In recent years, the number of juvenile criminals sentenced by Chinese courts has increased even while the youth population shrinks in China.
"Crimes committed by youngsters have been causing a growing amount of severe social damage," Liu Guiming, deputy secretary-general of the Chinese Society of Juvenile Delinquency Research, was quoted by China Daily in 2007.
Although experts held the social change responsible, China's one-child policy and the Internet were also to blame for the mysterious trend. An often-overlooked reason could also be childhood verbal abuse, which has a strong link to adolescent delinquency.
To find out and spread awareness about the long-term adverse effects of emotional maltreatment, China’s Center for Psychological Research recently collaborated with international advertising agency Ogilvy & Mather to interview juvenile delinquents about their past.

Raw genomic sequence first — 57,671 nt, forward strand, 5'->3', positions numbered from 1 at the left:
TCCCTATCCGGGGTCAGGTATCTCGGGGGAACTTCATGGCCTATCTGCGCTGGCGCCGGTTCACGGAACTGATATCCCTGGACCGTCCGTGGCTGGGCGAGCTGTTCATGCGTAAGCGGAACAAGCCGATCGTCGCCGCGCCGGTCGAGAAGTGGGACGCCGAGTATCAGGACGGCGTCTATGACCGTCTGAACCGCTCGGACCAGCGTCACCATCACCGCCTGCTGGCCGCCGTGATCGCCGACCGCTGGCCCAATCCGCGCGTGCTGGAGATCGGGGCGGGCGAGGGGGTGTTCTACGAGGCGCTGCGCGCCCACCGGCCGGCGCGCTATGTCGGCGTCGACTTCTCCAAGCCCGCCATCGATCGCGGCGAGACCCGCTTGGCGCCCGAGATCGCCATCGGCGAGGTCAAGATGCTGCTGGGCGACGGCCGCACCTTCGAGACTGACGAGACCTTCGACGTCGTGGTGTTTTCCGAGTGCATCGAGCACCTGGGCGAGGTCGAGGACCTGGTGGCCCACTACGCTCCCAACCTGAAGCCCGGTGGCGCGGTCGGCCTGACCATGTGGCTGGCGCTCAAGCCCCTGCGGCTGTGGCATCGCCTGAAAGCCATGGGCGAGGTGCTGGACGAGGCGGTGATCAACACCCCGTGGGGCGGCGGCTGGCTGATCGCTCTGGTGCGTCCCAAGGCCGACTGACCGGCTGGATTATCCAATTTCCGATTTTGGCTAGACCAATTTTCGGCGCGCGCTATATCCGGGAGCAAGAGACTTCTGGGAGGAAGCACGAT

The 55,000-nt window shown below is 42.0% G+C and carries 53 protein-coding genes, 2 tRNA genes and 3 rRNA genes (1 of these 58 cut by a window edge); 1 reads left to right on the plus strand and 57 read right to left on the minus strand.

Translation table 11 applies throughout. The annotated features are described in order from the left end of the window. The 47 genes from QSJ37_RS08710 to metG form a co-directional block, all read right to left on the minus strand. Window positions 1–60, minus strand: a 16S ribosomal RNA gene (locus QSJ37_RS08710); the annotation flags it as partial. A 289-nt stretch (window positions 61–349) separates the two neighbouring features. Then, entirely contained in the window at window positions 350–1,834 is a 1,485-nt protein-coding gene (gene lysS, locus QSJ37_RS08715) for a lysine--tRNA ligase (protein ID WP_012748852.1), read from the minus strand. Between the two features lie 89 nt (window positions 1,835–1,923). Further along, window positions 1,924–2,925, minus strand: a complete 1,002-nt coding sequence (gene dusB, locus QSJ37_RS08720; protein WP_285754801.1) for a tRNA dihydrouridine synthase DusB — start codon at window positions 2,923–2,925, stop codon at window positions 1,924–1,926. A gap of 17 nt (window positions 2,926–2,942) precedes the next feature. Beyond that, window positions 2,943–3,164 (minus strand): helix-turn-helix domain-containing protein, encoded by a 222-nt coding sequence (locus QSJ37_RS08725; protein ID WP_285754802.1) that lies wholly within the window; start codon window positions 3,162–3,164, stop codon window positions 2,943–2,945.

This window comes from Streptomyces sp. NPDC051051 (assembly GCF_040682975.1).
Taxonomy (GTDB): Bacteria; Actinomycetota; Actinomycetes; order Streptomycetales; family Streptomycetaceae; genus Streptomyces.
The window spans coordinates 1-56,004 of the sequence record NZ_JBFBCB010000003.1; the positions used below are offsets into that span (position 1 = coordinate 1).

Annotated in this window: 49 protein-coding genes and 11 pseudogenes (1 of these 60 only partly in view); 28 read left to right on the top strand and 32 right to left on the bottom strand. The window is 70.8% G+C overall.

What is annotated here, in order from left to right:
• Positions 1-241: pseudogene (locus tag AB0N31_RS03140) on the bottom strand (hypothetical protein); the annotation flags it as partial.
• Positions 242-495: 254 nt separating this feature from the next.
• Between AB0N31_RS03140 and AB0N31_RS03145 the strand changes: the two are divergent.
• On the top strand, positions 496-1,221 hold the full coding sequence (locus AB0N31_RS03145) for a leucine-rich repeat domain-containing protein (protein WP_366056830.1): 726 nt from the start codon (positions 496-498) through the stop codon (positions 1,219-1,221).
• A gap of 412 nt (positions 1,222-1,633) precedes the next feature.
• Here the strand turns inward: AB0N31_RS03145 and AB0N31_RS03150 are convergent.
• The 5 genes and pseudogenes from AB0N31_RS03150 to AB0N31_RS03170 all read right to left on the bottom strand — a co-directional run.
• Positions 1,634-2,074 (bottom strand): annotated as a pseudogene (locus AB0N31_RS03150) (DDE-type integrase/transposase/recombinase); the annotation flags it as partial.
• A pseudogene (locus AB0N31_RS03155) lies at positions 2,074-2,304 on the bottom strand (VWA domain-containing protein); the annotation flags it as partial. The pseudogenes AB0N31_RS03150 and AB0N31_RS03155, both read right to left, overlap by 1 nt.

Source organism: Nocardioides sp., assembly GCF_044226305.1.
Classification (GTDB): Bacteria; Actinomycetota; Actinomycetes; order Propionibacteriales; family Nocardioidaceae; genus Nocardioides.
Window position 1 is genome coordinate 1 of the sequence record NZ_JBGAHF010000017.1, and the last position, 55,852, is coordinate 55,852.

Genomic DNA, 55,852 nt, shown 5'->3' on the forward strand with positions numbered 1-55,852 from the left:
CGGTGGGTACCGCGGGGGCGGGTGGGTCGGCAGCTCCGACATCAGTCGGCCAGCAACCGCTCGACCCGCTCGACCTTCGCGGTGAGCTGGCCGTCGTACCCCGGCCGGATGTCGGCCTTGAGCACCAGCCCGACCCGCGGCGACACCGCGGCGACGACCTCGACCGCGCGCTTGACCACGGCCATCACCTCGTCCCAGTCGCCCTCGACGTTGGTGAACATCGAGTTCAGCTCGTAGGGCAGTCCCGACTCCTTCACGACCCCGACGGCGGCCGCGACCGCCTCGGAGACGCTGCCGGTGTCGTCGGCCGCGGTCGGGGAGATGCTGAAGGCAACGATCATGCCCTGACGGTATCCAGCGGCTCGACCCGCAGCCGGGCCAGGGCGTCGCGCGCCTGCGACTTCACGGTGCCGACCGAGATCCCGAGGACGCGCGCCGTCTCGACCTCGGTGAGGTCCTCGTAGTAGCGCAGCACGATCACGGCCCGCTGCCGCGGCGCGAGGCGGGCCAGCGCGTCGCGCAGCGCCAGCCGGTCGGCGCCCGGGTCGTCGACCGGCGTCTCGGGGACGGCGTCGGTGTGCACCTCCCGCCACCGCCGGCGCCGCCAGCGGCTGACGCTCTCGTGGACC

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“In China, verbal child abuse is a taboo topic that is not widely discussed nor easily detected. To help Chinese parents and guardians see the real-life, destructive consequences of verbal abuse, O&M told the backstories of six juvenile offenders in Shenyang Detention Center, who are serving time for serious crimes like murder and assault,” states the Beijing-based O&M.
“Each teen spoke candidly about the scarring words that their parents and caretakers said to them as children, including 'moron,' 'you’re good for nothing' and 'go away and die.'”
With the help of the interviews, a powerful PSA called Words Can Be Weapons came about. It explains how harsh words frequently uttered by the juvenile delinquents’ parents spur them – with the passage of time – into a life of crime.